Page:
The Sierra Club tells us that coal industry is heavily subsidized by American taxpayers to the tune of tens of billions of dollars and it’s clear that this industry’s power is not diminishing. But it should diminish. In fact, it’s so dangerous that it should be done away with altogether. In the process of mining, coal destroys waterways, ecosystems, trees, miners’ health and the health of residents of nearby communities. A well-documented example of this is the tragedy of mountain-top mining in the Appalachian Mountains, a practice which Robert Kennedy Jr., affected citizens and environmental activists continue valiantly fighting to bring to a permanent end.
When it’s burned, coal puts massive amounts of carbon in the air, and this is a main contributor to global warming which brings on drought, soaring temperatures, the rising of seas that will take over island cities and coastal areas, tsunamis, floods and drought. Coal is also a dirty fuel, so burning its puts heavy pollutants in the air that lead to poor air quality and acid rain.
Why aren’t people all over the world staging huge protests to ban coal mining and replace it with clean energy sources? It boils down to this: we’ve been supporting coal so long it’s become sort of a global institution. We can’t imagine a world without a massive coal industry any more than we can imagine a world without gas-powered vehicles, so we protect the industry even though it’s killing both us and our Earth Mother. World citizens protect our institutions. But, the truth is that clean energy is our future: it’s environmentally friendly, health friendly. It’s a massively growing jobs industry, is economically friendly and it’s also cool (in more ways than one). Can you say, win-win-win-win-win? There’s nothing wrong with protecting institutions but they need to work for us. It’s so clear that we need to give up on the old fuels that are destroying us and turn to clean energy with open arms.
For those worried about the impact that embracing clean energy will have on our economy and jobs, just look at the evidence. The Boston Herald reports,
“The growth of Massachusetts’ renewable energy economy is outpacing the overall economy nearly tenfold, according to a new report that measures clean energy sector employment and the number of businesses that use clean energy practices.”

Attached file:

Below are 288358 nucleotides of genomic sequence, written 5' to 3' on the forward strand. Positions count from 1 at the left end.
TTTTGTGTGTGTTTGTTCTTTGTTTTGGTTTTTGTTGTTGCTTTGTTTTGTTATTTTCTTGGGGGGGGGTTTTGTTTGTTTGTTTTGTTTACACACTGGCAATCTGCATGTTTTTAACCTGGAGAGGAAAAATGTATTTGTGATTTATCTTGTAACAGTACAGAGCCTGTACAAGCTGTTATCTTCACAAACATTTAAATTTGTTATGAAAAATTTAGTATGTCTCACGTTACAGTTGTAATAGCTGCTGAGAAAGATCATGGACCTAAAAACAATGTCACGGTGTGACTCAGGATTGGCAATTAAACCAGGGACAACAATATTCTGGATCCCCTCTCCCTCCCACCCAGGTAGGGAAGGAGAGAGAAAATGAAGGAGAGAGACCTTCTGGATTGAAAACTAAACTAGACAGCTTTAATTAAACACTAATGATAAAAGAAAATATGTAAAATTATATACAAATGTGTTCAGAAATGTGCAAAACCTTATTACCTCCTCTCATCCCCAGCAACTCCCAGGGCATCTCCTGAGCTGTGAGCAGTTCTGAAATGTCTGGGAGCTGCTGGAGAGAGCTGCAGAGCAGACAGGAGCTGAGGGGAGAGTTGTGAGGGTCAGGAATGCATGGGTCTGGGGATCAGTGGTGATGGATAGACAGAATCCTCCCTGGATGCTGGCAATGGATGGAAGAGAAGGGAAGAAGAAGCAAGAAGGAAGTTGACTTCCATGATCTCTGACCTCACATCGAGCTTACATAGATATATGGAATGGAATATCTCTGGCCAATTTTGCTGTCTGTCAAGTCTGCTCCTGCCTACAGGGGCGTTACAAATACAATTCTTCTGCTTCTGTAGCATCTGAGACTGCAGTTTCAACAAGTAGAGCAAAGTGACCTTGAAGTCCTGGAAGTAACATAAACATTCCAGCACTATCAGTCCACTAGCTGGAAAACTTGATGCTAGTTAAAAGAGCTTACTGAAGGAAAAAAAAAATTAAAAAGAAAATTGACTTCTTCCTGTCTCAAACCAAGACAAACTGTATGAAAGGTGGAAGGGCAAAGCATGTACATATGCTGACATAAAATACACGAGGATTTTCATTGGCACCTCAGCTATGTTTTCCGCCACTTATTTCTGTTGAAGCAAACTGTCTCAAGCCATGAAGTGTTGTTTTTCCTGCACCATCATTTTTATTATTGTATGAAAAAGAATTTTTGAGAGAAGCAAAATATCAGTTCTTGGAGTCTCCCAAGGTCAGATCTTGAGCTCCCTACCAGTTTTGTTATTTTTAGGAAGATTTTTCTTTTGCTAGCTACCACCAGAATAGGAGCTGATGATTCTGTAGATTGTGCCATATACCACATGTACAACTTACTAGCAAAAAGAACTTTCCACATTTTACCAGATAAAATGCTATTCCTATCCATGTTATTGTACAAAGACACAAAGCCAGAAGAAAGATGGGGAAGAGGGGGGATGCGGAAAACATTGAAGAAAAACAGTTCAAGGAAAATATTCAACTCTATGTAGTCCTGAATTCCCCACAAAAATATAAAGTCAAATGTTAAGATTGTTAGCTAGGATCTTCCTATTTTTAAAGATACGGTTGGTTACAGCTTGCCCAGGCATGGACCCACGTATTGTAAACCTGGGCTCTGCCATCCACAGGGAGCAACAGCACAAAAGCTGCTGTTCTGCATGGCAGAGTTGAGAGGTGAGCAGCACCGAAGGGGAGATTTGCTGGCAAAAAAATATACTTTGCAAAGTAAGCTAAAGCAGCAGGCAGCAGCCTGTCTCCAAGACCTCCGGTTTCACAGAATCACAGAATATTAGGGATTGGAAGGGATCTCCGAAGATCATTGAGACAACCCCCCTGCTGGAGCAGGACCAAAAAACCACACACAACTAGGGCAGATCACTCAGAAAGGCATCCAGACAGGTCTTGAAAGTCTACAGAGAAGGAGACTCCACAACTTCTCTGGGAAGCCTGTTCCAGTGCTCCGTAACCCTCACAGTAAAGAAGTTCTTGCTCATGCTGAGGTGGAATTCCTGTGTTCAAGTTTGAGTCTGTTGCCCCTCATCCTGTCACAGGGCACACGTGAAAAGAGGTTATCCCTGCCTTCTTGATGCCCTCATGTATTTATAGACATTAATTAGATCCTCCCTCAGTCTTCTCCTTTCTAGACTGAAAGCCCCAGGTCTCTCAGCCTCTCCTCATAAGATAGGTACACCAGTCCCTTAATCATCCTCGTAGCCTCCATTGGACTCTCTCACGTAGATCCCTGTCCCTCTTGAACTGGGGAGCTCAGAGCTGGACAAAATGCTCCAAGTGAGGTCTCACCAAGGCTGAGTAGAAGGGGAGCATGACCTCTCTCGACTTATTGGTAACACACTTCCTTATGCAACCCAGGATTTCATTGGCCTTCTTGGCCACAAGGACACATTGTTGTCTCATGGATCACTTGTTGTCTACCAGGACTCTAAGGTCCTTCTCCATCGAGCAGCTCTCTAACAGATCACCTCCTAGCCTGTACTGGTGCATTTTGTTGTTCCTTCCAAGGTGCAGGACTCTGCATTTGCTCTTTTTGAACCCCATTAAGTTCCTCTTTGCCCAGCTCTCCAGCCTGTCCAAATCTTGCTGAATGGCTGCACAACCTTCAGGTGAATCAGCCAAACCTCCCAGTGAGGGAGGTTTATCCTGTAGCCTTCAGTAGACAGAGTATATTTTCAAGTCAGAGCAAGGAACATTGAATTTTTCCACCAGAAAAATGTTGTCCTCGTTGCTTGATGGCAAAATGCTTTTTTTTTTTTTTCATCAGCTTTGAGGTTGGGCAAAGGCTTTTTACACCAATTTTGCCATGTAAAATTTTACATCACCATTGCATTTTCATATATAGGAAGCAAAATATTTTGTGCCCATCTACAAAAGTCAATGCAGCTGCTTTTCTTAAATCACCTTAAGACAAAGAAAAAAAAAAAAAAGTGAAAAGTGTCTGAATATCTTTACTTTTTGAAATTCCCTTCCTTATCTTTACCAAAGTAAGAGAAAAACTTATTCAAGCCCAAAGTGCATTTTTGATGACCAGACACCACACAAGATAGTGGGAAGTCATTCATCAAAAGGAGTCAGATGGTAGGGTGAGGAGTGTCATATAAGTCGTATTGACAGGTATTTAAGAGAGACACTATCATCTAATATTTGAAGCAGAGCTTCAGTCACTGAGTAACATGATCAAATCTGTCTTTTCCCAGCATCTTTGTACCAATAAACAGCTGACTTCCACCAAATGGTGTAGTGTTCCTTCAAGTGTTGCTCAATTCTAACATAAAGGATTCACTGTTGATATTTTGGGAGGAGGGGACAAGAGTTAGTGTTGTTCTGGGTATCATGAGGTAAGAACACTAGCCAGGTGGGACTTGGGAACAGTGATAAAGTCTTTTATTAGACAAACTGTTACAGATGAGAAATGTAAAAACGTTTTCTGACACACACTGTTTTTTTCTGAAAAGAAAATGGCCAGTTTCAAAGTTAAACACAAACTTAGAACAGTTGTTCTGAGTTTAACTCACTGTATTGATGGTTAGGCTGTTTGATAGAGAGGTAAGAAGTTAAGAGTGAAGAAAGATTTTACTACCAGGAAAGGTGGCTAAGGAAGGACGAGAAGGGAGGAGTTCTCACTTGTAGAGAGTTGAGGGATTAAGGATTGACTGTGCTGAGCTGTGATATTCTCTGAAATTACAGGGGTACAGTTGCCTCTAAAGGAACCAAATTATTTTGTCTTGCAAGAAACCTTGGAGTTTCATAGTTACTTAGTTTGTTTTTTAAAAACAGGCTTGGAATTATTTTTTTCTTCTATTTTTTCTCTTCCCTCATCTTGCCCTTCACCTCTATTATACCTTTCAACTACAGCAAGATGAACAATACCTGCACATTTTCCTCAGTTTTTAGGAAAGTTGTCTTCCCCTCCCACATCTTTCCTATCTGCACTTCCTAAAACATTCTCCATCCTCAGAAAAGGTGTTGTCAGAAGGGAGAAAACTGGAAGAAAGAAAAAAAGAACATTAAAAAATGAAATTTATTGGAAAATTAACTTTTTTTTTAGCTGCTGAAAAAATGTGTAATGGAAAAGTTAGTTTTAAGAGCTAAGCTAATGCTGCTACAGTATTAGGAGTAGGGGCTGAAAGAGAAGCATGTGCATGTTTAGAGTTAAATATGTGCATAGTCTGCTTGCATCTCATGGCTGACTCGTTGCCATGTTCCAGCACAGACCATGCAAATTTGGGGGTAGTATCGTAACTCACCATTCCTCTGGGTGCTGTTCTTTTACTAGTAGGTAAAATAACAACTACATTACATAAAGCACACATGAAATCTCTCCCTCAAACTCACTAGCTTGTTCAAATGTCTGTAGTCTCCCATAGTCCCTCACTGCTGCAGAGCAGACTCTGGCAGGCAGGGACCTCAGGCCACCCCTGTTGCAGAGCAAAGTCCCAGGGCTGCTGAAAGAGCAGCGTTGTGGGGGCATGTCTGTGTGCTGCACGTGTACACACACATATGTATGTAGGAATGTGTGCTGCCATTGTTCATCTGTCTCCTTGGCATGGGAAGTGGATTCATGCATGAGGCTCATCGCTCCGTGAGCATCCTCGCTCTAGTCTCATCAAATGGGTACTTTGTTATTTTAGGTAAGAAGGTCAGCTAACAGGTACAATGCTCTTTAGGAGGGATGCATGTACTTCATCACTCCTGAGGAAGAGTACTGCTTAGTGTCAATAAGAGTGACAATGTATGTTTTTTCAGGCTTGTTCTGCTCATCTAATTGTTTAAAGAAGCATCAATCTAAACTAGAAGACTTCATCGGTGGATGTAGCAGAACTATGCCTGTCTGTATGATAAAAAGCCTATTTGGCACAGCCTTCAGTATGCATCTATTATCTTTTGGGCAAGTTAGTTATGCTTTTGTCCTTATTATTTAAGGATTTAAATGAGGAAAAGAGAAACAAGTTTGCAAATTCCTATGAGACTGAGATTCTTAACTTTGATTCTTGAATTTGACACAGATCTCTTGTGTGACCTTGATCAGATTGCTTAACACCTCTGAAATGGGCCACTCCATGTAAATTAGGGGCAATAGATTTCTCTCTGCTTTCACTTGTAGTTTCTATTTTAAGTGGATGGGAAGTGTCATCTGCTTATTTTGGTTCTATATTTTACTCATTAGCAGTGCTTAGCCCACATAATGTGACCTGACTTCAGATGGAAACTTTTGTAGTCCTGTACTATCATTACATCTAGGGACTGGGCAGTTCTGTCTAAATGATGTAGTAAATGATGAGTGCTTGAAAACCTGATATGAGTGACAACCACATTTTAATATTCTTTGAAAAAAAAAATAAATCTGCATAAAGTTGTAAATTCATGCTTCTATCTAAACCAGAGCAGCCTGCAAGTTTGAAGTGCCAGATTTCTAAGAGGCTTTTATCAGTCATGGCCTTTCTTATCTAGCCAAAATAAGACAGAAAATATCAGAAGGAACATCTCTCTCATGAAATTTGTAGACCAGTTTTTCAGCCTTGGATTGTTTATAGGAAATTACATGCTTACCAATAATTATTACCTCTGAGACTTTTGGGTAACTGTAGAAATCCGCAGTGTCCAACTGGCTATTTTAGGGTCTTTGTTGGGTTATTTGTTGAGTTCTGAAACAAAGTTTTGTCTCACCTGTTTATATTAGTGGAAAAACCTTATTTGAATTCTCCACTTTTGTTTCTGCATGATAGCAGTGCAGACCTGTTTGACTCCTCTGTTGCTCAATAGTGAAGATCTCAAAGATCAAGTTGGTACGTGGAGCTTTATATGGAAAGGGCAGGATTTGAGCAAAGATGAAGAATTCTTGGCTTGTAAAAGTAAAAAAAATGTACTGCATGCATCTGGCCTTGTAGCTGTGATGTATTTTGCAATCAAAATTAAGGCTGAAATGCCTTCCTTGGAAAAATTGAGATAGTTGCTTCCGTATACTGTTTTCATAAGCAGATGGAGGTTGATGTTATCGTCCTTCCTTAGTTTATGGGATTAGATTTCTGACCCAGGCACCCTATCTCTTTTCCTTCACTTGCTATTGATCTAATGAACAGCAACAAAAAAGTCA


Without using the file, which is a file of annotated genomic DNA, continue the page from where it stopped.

Avaaz is working to prevent horrific environmental destruction in Australia. Please sign the petition.
Australia could let mining magnates build one of the world’s largest coal ports on top of the Great Barrier Reef ecosystem – opening access to 8 billion extra tonnes of planet-killing coal and risking the survival of this entire amazing world heritage site.
US laws which address environmental issues are the Clear Air act and Clean Water Act. They need to be strengthened and expanded.
The Clean Water Act
The River Network’s Course on using the Act to protect local waterways
The Clean Air Act
Other Proposed Legislation
2009 Waxman-Market Climate Energy bill (Died)
Everything you always wanted to know about the Waxman-Markey energy/climate bill — in bullet points and ejmatters.org/docs/Waxman-Markey_bill_summary_6-2-09.pdf
H.R. 724, the Security in Energy And Manufacturing (SEAM) Act (sponsored by Congressman Steve Rothman). If enacted, this legislation would make needed investments in a clean energy economy by rebuilding the U.S. manufacturing sector. It provides a 30% tax credit or grant to companies that open new or expanded facilities that manufacture a wide range of clean energy products, including wind turbines, solar panels, hybrid vehicle systems, carbon capture and sequestration systems, and biofuel refinery components, among others in the U.S. I strongly believe that this is the path we must take to end our dependence on both foreign and domestic oil and move toward a secure clean energy future. H.R. 724 is currently pending before the House Committee on Ways and Means.
H.R. 3307, the American Renewable Energy Production Tax Credit Extension Act of 2011 (co-sponsored by Congressman Steve Rothman). If enacted, this bill would provide a clean, 4-year extension of the existing production tax credit (PTC) for wind, biomass, geothermal, small irrigation, landfill gas, trash, and hydropower. This tax credit was created in the Energy Policy Act of 1992 and has frequently been extended in year-end packages of expiring tax provisions, as well as in the Energy Policy Act of 2005. The current incentive is set to expire this year for wind and in 2013 for other renewable energy forms. Historically, at least six to eight months before the tax credit expires, financial lenders hesitate in providing capital for projects because of the uncertainty created by the pending expiration of the credit, stalling projects from coming online. This is why many of my colleagues and I believe it is imperative to pass H.R. 3307 now as our economy continues to recover. If the PTC is not renewed, those projects working under the credit will be reduced in size, will not be completed or will add costs, resulting in higher electricity prices for consumers. This measure is currently pending before the House Committee on Ways and Means.